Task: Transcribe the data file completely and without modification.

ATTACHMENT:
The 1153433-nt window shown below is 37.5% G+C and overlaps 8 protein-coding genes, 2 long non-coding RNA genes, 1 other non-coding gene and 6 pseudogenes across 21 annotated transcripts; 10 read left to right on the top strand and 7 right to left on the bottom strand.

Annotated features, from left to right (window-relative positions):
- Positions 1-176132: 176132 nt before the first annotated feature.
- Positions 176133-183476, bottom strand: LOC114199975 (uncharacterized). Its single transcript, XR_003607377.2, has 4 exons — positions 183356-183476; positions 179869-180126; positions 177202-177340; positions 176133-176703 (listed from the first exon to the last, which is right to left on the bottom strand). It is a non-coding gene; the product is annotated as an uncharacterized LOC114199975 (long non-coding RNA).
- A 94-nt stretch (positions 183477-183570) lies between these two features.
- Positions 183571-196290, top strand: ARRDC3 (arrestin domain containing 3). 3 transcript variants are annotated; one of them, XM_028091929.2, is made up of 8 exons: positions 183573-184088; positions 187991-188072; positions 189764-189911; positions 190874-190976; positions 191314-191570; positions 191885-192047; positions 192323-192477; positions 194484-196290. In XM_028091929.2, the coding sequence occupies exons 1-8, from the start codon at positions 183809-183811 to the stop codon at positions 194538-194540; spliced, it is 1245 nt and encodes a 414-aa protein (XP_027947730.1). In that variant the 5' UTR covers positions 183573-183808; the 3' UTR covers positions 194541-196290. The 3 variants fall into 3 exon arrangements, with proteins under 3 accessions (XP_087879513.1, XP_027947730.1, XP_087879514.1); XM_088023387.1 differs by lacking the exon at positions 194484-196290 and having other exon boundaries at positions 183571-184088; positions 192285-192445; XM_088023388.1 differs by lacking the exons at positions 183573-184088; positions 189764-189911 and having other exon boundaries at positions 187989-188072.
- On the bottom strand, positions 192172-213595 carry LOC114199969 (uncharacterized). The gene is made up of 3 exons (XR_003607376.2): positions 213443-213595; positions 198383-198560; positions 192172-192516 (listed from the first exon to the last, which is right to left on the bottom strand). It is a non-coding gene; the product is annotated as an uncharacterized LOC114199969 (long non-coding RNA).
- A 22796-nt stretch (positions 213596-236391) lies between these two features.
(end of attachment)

The 1153433-nt window shown below is 37.5% G+C and overlaps 8 protein-coding genes, 2 long non-coding RNA genes, 1 other non-coding gene and 6 pseudogenes across 21 annotated transcripts; 10 read left to right on the top strand and 7 right to left on the bottom strand.

Annotated features, from left to right (window-relative positions):
- Positions 1-176132: 176132 nt before the first annotated feature.
- Positions 176133-183476, bottom strand: LOC114199975 (uncharacterized). Its single transcript, XR_003607377.2, has 4 exons — positions 183356-183476; positions 179869-180126; positions 177202-177340; positions 176133-176703 (listed from the first exon to the last, which is right to left on the bottom strand). It is a non-coding gene; the product is annotated as an uncharacterized LOC114199975 (long non-coding RNA).
- A 94-nt stretch (positions 183477-183570) lies between these two features.
- Positions 183571-196290, top strand: ARRDC3 (arrestin domain containing 3). 3 transcript variants are annotated; one of them, XM_028091929.2, is made up of 8 exons: positions 183573-184088; positions 187991-188072; positions 189764-189911; positions 190874-190976; positions 191314-191570; positions 191885-192047; positions 192323-192477; positions 194484-196290. In XM_028091929.2, the coding sequence occupies exons 1-8, from the start codon at positions 183809-183811 to the stop codon at positions 194538-194540; spliced, it is 1245 nt and encodes a 414-aa protein (XP_027947730.1). In that variant the 5' UTR covers positions 183573-183808; the 3' UTR covers positions 194541-196290. The 3 variants fall into 3 exon arrangements, with proteins under 3 accessions (XP_087879513.1, XP_027947730.1, XP_087879514.1); XM_088023387.1 differs by lacking the exon at positions 194484-196290 and having other exon boundaries at positions 183571-184088; positions 192285-192445; XM_088023388.1 differs by lacking the exons at positions 183573-184088; positions 189764-189911 and having other exon boundaries at positions 187989-188072.
- On the bottom strand, positions 192172-213595 carry LOC114199969 (uncharacterized). The gene is made up of 3 exons (XR_003607376.2): positions 213443-213595; positions 198383-198560; positions 192172-192516 (listed from the first exon to the last, which is right to left on the bottom strand). It is a non-coding gene; the product is annotated as an uncharacterized LOC114199969 (long non-coding RNA).
- A 22796-nt stretch (positions 213596-236391) lies between these two features.